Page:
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Saint Michaels Church

Posted By Dennelton on Wednesday, April 19, 2017 | 18:58

Monsignor August Wachter.
The story of the coming of Mill Hill missionaries of the Catholic Church, to Borneo, came about due to the reverent desire of an English mother for her son to perform his religious obligations. In 1876, Mrs. E Rodway of England, wrote a letter to an English Benedictine priest, complaining that her son, Captain WH Rodway, an officer in the Sarawak service, was unable to fulfill his religious duties as there were no Catholic priests Borneo. This set in motion the Mill Hill Missionaries who were given the task of bringing the Catholic Church to Borneo. The first priest of the Mill Hill mission arrived in Labuan on the 29th of July 1881

They went about their mission of converting the native animist to Christianity from Labuan and soon spread to the mainland. Putatan was at that time regarded as a large district populated by many rice farming Dusuns and the area of Penampang was considered part of Putatan. In order to travel to the villages in Penampang, people would travel up the Moyog River from Putatan.

St. Michael Church Penampang.
In 1890, the Mill Hill missionaries decided to build a school in Penampang . They chose the village of Dabak along the Moyog river .The school was to introduce Catholism to the people there and after a number of years, many of the local people had been converted into Catholicism. There were a number of small wooden churches in the area but Monsignor August Wachter who was in charge of the mission there, decided to have a permanent stone church built for the growing followers. This is today the St. Michael Catholic Church and is the oldest church in the Penampang District. It is located on a steep hill on the far side of Penampang town. The Foundation stone was laid during a special ceremony on 29th September 1936, during the Feast of St. Michael. It took a long time to build, as the stone had to be hand hewn from local stone nearby. When the Japanese army arrived in conquest of North Borneo during the 2nd World War, only the walls of the church had been constructed. However due to this fact the building was not bombed and construction resumed after the war. It was finally completed in 1947. Sadly, Wachter was not able to see his completed church, as he became a victim of the Japanese regime. He and seven priests, one religious brother and three lay workers perished between July and August 1945 at Sapong, Tenom. They were arrested and forcibly made to march the 100km to Tenom in the hot sun, on the railway track under the command of the Japanese soldiers.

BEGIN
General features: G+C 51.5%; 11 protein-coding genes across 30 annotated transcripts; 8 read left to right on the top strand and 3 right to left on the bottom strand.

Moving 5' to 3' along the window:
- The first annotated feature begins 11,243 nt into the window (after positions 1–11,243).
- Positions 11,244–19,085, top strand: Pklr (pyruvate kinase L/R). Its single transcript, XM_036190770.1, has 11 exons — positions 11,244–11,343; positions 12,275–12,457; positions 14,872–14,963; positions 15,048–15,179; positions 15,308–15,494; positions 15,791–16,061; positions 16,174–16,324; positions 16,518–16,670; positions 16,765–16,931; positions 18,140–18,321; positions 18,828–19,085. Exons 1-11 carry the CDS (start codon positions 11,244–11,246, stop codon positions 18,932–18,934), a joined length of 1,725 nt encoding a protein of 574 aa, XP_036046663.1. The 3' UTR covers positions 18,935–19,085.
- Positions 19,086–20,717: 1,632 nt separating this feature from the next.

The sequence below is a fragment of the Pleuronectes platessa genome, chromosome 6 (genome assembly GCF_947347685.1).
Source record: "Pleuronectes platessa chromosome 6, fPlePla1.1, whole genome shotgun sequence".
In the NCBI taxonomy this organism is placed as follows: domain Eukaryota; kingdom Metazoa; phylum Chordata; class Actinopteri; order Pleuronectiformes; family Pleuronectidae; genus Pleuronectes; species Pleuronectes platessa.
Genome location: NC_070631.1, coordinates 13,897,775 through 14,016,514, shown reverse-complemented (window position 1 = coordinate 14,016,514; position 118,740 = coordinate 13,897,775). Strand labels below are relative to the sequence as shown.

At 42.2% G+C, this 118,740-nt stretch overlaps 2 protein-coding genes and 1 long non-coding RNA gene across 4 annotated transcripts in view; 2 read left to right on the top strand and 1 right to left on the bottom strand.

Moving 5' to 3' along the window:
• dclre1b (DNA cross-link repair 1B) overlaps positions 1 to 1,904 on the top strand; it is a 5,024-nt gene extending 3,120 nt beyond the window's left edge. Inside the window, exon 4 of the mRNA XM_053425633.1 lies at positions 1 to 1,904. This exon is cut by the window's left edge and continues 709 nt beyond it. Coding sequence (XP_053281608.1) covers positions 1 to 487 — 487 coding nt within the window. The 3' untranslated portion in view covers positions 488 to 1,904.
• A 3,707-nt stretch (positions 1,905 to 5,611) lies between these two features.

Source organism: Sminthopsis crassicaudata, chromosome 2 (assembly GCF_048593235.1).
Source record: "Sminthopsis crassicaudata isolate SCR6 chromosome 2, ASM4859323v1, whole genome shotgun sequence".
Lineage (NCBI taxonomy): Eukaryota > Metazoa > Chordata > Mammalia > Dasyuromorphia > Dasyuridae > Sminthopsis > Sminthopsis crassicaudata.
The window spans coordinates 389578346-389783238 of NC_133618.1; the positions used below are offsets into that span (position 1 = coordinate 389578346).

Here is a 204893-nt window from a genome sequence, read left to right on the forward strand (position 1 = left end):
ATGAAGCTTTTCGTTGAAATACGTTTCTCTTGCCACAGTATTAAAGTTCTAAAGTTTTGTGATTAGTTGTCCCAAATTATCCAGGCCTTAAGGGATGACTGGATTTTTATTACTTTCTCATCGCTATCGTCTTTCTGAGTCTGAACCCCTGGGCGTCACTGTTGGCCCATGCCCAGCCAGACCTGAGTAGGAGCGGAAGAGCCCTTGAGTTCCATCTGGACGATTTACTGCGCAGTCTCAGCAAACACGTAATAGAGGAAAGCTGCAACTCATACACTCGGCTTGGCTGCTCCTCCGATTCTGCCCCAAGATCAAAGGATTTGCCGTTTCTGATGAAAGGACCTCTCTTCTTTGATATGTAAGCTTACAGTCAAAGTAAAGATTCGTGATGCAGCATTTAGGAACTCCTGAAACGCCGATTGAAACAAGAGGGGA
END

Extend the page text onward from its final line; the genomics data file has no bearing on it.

Today the St Michael’s church in Penampang is a bastion of the Catholic mission and well worth a visit for it historical significance.

Text and photos by David de la Harpe.
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I'm Dennelton from Sabah, editor of www.tvokm.com. I am a blogger since 2008, i have a great interest about blogging and seeking additional income through the internet. Follow me with like our official Facebook Page HERE

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